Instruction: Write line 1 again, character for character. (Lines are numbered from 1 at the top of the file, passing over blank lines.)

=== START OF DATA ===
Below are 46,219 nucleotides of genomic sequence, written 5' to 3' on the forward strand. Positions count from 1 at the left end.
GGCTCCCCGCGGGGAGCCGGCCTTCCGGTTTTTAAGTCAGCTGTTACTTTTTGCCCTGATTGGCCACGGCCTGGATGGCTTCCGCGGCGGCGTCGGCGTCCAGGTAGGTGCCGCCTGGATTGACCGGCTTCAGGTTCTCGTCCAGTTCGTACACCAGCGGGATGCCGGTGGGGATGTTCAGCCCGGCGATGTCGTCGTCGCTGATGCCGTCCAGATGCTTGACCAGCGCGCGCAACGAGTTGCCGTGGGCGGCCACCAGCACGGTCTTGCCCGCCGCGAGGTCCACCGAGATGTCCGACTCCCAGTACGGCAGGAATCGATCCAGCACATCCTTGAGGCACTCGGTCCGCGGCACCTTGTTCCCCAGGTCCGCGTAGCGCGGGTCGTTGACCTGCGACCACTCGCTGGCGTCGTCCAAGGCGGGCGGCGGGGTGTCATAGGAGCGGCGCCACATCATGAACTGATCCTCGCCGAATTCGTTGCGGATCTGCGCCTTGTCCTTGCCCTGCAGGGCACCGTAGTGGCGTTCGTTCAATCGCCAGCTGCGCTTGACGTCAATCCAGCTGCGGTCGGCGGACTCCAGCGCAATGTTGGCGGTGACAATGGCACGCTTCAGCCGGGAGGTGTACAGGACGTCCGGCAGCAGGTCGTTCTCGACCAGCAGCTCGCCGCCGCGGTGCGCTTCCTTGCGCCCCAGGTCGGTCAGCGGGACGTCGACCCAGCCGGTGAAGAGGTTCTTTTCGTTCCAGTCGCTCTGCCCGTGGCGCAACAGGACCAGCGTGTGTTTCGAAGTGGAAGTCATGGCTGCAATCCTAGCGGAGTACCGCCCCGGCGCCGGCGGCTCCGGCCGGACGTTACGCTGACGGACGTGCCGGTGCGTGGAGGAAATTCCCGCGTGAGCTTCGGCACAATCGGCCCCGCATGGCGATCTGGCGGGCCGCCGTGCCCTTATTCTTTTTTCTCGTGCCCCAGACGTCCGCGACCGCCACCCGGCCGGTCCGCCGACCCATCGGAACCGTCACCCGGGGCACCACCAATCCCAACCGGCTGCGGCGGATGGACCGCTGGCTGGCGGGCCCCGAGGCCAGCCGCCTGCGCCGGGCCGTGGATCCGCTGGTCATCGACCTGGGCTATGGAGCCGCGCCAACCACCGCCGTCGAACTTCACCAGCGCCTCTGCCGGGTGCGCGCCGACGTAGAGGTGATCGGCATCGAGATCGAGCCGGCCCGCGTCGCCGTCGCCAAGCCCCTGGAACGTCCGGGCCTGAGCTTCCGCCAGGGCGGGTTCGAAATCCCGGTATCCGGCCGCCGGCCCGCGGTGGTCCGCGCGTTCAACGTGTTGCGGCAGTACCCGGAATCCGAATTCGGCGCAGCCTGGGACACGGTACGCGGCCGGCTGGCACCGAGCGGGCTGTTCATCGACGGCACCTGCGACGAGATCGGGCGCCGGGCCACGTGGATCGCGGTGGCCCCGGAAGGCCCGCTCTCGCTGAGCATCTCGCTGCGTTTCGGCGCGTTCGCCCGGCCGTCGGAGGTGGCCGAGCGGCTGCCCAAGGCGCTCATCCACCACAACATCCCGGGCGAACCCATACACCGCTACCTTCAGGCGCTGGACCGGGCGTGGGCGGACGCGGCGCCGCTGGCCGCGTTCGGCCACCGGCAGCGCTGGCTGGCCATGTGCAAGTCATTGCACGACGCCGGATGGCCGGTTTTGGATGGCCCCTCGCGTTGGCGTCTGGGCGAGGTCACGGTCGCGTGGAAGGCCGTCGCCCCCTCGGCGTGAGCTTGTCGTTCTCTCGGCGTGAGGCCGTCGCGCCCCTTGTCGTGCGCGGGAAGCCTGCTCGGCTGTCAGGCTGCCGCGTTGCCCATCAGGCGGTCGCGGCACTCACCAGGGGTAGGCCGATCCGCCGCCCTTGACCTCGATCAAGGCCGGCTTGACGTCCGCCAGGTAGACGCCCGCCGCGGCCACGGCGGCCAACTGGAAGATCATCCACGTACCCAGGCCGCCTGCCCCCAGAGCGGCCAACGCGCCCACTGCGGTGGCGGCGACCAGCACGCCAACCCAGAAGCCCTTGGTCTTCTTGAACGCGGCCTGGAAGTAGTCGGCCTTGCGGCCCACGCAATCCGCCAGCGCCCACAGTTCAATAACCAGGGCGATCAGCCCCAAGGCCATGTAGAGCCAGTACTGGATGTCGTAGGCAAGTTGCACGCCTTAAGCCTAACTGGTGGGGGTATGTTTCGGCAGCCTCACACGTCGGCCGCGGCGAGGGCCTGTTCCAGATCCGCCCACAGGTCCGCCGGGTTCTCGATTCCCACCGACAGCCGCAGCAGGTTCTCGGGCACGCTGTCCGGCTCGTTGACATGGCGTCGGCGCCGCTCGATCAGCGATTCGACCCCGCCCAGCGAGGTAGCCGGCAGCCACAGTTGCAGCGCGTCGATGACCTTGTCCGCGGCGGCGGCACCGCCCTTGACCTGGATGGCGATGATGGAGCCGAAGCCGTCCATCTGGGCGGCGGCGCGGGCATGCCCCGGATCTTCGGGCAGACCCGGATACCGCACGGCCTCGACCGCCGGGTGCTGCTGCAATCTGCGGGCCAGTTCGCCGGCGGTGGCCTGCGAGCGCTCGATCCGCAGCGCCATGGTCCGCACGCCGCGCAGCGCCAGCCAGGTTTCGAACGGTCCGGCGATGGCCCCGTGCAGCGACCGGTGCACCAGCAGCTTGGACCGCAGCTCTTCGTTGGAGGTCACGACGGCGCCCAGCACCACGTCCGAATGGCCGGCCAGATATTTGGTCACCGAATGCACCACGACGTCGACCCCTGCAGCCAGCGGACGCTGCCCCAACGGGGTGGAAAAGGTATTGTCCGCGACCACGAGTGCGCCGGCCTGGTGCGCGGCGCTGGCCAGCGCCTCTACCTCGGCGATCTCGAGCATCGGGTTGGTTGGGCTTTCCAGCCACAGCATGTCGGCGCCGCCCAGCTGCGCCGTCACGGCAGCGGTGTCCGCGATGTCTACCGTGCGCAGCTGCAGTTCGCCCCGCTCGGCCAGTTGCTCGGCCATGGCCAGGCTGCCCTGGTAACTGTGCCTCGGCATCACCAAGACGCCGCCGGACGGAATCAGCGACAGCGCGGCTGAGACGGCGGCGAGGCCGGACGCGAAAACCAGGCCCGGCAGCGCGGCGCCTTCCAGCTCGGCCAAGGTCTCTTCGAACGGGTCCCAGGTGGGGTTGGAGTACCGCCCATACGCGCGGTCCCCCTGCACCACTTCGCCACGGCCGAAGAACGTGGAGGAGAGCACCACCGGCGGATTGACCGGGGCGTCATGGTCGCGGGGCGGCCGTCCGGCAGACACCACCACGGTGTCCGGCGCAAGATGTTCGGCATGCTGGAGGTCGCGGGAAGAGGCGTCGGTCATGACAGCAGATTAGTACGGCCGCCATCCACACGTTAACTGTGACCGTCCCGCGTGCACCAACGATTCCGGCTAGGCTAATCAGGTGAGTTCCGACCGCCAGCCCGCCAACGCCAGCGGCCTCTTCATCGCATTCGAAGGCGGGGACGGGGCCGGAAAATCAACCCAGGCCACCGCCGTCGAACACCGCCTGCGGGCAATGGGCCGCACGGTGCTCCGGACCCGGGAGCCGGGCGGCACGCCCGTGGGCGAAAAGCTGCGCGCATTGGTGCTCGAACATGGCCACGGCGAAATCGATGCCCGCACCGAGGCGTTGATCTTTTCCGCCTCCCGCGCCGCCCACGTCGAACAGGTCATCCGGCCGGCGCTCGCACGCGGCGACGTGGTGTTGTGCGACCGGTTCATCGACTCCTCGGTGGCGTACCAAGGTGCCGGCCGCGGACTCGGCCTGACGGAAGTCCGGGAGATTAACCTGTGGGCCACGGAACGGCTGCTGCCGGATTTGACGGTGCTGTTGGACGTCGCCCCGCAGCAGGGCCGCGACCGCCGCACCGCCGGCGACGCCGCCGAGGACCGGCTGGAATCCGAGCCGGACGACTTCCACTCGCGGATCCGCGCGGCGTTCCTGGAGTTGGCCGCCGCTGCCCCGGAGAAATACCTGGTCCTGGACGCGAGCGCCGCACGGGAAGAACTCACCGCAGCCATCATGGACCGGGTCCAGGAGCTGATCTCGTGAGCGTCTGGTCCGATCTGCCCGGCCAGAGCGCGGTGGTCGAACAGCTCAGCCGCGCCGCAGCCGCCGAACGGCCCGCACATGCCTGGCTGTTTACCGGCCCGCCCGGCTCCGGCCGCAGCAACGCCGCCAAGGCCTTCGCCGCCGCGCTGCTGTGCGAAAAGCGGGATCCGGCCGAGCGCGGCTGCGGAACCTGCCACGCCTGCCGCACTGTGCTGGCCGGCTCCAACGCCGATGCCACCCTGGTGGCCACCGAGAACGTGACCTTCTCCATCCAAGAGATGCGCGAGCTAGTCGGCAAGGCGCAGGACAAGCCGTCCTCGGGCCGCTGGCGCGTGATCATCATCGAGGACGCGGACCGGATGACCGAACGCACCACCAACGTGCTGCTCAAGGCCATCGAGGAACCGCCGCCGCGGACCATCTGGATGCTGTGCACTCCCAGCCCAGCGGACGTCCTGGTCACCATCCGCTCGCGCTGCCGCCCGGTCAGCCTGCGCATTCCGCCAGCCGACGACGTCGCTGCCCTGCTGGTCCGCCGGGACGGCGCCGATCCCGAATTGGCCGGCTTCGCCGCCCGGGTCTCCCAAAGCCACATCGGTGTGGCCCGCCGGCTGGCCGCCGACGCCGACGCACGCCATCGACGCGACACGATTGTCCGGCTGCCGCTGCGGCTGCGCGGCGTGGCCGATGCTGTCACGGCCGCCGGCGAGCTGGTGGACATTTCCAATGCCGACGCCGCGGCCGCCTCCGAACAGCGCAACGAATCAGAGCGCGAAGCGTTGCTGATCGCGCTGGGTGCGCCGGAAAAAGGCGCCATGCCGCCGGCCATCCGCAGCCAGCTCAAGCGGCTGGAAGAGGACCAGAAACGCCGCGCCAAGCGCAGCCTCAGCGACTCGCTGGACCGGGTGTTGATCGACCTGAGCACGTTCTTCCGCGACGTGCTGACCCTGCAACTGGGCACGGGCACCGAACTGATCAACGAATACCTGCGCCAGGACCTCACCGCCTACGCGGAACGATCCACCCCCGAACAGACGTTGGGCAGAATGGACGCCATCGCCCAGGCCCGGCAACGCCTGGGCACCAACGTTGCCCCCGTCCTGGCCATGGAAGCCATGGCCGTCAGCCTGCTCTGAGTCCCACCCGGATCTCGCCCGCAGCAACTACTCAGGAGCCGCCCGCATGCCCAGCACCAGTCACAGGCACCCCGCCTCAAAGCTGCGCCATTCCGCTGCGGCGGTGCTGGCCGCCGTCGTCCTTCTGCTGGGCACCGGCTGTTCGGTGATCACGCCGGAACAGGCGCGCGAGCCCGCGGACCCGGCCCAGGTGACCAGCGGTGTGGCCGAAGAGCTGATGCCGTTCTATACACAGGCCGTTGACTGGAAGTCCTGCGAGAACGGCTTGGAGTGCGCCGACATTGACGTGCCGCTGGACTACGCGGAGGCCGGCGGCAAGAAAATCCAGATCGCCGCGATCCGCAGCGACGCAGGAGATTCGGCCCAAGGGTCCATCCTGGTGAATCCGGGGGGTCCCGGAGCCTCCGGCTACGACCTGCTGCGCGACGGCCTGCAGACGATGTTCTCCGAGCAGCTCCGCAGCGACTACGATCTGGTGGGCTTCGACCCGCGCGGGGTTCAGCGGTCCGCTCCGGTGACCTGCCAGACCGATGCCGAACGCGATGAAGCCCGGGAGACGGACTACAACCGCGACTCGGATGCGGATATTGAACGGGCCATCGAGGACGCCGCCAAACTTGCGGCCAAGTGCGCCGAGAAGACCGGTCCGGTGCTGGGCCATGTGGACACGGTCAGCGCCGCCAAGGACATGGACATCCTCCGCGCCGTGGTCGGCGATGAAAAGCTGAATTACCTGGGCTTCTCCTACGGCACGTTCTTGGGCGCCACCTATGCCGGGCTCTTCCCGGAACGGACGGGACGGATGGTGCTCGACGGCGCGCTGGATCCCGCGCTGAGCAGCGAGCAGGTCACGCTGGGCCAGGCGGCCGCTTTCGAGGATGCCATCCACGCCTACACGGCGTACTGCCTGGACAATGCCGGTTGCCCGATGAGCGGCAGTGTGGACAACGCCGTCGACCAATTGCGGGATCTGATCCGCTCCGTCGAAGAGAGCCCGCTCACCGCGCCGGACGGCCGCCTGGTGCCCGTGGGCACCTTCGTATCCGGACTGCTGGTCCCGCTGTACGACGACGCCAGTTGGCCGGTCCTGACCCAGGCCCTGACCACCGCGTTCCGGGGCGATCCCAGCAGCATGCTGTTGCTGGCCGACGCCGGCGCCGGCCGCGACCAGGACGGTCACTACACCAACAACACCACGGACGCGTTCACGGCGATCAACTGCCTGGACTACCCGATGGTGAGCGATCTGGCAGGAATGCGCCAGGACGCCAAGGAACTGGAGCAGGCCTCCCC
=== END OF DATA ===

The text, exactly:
Below are 46,219 nucleotides of genomic sequence, written 5' to 3' on the forward strand. Positions count from 1 at the left end.